FIG. 5 is a sectional end view of the guidance device and daughterboard of FIGS. 1 and 2 taken along the line 5--5 of FIG. 4.
FIG. 6 is a schematic side view of the guidance device and daughterboard of FIGS. 1 and 2 shown engaged with the gripper mechanism of FIG. 4.
FIG. 7 is a sectional end view of the guidance device and daughterboard of FIGS. 1 and 2 taken along the line 7--7 of FIG. 6.
FIG. 8 is an enlarged side view of a portion of the gripper mechanism of FIG. 4.
FIG. 9 is an schematic view of an enclosure which is configured with a plurality of access slots, connectors and gripper mechanisms.
FIG. 10 is an isometric view of a smaller version of the daughterboard of FIG. 4 mounted in the gripper device of FIG. 4.
Although the present invention comprises a mechanism for inserting or removing I/O cards into a system enclosure with internal connectors, the invention may be more clearly understood with a thorough discussion of the original equipment locating and guidance device referenced above.
Referring to FIG. 1, a prior art enclosure 101 for housing components of an electronic system, for example, a computer system is shown. The enclosure 101 includes two major panels: a top panel or surface 102 and a bottom panel or surface 103. The enclosure 101 also includes four smaller side panels including side panel or surface 104. A frame 105 is located within enclosure 101.
A base circuit board or motherboard 106 is mounted to frame 105. At least one daughterboard 107, such as a standard PCI I/O add-in board, is mounted into a motherboard connector 113 located on motherboard 106 in a prior art manner. Typically, the daughterboards 107 have integrated circuits or ICs, such as IC 108, IC 109 and IC 111 mounted thereon. The integrated circuits may include memory devices, controller circuits, custom chips, ASICs and the like. The individual integrated circuits and other components mounted on daughterboards 107 are electrically connected to a board connector on board 107 (in the case of PCI, through a PCI interface chip). The board connector is mechanically and electrically fitted into one of the corresponding connectors 113 on the motherboard 106 within the enclosure 101.
In the prior art illustrated in FIG. 1, when daughterboard 107 needs to be pulled from enclosure 101 for replacement or upgrading, the main cover 102 of the system enclosure 101 must be removed to gain access to daughterboards 107. To remove daughterboard 107, it must be pulled in an upward direction to free the daughterboard electrical connector from its corresponding connector 113 on the motherboard 106. In order to insure a solid electrical connection between the motherboard 106 and daughterboard 107, the fit of the daughterboard connector and the motherboard connector is relatively tight and requires a significant amount of force (approximately 15 pounds) to insert or extract daughterboard 107 from its connection on the motherboard. The need for this significant force typically requires the removal of a portion of or the entire top panel 102 from the electronics enclosure 101 to provide room to gain mechanical leverage in installing or removing daughterboards 107.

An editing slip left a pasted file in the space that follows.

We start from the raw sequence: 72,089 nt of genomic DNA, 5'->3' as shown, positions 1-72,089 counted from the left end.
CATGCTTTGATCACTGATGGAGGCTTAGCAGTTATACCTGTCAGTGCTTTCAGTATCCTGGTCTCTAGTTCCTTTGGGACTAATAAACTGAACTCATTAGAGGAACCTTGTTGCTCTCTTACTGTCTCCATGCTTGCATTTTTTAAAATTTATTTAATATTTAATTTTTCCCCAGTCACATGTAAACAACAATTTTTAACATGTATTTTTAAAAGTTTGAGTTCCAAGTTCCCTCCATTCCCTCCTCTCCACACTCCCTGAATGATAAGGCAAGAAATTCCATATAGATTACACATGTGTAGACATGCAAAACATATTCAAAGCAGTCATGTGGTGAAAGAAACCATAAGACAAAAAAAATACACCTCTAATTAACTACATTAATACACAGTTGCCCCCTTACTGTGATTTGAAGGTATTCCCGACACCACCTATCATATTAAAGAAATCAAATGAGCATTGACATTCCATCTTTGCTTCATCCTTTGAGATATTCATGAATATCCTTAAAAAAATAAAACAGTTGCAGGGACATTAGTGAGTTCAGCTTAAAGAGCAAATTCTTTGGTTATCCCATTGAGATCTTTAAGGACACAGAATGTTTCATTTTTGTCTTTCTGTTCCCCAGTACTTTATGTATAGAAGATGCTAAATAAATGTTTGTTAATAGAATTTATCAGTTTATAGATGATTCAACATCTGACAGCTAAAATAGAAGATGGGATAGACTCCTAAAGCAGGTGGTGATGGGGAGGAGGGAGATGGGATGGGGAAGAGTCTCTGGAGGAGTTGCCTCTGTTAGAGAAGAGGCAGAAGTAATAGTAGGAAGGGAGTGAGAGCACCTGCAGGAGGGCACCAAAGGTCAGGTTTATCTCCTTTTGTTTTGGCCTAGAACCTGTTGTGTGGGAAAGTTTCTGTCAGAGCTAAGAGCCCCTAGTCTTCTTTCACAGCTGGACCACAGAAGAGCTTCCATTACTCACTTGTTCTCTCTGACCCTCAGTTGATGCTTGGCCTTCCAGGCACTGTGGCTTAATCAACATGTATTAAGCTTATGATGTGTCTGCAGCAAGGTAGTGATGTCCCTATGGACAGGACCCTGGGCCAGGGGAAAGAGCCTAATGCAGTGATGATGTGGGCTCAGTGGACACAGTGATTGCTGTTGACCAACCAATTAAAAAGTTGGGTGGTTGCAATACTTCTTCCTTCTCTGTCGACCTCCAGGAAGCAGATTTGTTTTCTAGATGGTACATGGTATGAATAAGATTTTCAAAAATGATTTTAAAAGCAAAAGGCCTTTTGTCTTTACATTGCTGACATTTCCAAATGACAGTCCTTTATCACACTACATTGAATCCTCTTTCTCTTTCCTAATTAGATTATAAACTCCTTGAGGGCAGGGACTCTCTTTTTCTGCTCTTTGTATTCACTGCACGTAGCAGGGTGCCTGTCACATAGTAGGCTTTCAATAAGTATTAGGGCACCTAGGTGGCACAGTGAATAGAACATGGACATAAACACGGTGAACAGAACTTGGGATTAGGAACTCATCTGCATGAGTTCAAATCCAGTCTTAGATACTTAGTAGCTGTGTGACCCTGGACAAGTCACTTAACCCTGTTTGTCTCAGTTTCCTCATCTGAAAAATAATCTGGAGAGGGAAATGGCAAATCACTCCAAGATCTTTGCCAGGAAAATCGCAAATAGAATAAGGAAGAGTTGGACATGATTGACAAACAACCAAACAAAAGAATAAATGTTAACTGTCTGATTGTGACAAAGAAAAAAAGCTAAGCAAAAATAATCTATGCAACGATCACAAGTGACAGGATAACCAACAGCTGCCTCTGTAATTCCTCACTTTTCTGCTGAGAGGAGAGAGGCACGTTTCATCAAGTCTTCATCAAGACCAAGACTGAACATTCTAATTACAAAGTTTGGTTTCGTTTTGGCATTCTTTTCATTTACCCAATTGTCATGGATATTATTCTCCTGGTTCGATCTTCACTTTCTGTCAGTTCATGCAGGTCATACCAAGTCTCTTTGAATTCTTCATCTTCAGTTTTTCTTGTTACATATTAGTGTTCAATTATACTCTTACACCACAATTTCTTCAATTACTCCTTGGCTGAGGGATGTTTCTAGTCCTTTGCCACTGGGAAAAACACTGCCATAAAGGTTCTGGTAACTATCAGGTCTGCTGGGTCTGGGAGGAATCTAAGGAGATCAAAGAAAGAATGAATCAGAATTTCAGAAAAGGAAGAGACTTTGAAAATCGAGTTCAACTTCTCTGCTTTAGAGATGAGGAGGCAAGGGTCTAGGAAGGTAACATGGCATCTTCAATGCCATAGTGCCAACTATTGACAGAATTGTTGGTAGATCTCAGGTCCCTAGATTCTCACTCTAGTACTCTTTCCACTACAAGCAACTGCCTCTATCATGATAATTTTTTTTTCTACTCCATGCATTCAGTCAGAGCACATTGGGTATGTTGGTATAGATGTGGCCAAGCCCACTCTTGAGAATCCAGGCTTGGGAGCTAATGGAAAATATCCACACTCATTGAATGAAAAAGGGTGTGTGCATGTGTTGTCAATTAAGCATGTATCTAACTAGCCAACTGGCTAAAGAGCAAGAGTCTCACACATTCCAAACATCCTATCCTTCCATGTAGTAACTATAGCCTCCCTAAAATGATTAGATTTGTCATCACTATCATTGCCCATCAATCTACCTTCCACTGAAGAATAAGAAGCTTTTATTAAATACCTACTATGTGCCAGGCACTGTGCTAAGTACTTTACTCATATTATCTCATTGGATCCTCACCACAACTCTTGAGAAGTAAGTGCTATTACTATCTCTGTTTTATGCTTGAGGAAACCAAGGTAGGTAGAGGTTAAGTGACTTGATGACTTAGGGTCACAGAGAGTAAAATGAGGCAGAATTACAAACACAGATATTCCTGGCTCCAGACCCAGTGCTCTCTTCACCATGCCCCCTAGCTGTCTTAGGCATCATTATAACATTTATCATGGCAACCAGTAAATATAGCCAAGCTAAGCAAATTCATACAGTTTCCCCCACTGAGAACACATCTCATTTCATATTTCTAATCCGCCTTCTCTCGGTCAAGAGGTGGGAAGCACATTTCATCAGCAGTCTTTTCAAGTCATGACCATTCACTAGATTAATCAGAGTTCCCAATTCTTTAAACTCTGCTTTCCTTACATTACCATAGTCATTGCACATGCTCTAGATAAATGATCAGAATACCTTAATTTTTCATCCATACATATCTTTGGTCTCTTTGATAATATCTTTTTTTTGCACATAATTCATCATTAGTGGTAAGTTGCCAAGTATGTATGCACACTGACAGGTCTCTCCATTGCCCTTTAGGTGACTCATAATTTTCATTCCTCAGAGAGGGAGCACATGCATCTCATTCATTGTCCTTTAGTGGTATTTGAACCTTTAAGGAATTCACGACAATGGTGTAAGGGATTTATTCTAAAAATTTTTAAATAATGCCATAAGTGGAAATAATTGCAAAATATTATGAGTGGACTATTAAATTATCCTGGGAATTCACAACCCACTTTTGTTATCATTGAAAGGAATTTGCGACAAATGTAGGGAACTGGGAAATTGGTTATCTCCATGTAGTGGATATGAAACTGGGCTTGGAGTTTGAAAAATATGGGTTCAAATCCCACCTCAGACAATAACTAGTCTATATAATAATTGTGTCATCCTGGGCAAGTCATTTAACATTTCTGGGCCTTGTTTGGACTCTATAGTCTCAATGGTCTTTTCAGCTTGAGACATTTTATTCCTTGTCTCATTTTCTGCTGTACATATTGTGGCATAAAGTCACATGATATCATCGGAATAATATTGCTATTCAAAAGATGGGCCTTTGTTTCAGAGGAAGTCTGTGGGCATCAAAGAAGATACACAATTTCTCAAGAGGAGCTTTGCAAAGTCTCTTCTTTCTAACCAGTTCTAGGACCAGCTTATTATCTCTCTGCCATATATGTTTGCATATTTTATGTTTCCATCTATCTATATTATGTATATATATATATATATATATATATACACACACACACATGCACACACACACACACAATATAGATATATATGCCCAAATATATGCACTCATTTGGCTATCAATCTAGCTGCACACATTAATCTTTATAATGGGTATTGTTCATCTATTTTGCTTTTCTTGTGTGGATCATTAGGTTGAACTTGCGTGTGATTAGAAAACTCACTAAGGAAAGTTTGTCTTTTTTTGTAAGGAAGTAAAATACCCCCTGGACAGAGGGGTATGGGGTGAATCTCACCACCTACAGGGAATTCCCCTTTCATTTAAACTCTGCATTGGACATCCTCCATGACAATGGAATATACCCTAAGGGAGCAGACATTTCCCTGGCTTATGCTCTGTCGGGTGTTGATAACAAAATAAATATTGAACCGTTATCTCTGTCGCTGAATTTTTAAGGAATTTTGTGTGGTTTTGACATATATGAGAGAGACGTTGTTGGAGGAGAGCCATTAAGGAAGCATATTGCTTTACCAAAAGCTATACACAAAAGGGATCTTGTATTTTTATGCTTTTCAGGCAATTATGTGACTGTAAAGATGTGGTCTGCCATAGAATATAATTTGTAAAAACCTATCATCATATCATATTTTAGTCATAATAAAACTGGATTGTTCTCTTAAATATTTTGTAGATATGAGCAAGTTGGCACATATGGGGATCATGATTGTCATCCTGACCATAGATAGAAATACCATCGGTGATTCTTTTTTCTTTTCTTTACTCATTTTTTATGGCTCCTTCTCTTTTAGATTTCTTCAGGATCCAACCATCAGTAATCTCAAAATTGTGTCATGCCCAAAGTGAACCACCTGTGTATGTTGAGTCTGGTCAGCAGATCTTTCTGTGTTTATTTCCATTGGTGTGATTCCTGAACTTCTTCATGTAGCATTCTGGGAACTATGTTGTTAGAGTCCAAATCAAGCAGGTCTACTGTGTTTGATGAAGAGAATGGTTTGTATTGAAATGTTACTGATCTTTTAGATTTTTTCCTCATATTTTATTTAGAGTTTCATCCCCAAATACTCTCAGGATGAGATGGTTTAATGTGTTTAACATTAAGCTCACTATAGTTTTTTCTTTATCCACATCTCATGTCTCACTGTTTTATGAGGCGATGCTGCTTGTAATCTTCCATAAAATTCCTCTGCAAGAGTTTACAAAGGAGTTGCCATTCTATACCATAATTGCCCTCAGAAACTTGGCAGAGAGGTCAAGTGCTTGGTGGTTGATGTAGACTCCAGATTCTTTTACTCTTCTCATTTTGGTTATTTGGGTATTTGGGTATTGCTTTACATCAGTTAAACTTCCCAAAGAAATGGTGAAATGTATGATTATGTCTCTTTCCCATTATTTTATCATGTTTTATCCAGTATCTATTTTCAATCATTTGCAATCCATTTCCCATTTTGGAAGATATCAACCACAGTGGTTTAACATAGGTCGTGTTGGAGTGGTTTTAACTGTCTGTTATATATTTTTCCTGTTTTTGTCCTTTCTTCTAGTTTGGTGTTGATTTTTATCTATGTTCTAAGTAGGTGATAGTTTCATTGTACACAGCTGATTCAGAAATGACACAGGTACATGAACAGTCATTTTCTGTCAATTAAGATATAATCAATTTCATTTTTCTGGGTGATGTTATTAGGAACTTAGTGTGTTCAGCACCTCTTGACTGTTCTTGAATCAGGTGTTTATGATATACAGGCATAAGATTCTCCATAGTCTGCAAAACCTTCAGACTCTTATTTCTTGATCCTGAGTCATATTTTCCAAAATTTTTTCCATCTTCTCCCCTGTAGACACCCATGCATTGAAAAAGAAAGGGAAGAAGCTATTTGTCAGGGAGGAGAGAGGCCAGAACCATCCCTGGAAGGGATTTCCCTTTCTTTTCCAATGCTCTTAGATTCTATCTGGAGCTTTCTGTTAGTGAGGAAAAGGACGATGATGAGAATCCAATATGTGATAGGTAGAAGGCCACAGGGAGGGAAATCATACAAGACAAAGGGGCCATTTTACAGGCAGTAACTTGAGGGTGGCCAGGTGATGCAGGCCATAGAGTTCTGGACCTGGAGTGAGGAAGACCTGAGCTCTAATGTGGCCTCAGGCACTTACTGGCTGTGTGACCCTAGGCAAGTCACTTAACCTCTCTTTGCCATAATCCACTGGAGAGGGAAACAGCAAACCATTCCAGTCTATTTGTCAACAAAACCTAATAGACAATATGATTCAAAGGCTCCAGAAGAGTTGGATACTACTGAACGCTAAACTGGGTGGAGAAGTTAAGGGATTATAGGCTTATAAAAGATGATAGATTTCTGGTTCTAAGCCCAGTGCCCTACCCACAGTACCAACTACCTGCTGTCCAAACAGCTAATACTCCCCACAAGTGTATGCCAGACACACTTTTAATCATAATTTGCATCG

Referring now to FIG. 2, a daughterboard locating and guidance device 11 which is useful in locating, properly aligning, and inserting or removing daughterboards 107 from motherboards is shown. This apparatus permits access to daughterboards 107 from side panels of enclosure 101 (FIG. 1) to insert and remove daughterboards 107 from enclosure 101 without the need for removing a major enclosure panel or transporting the entire enclosure from its operating location to a shop for disassembly.
Guidance device 11 includes a base member 212, an actuating member 223, a slide member 234 and a card or support frame member 207. A motherboard 201 has a motherboard connector 203 which is arranged to receive, and electrically connect with a matching connector 206 on daughterboard 205. Card frame member 207 is essentially a large, rigid rectangular support card mounted to which daughterboard 205 is removably clipped. Card frame member 207 provides a "clipping-on" function such that the frame may be selectively "snapped-on" or "snapped-off" from an upper edge of a standard card or daughterboard 205 in a manner to allow use of standard I/O boards such as PCI I/O boards. Card frame member 207 is selectively coupled to a corresponding gripping device 233 located along the bottom of an actuating member 223 as is hereinafter explained. Other coupling devices may also be used to accomplish the slidable attaching or coupling function between the card frame 207 and the actuating member 223.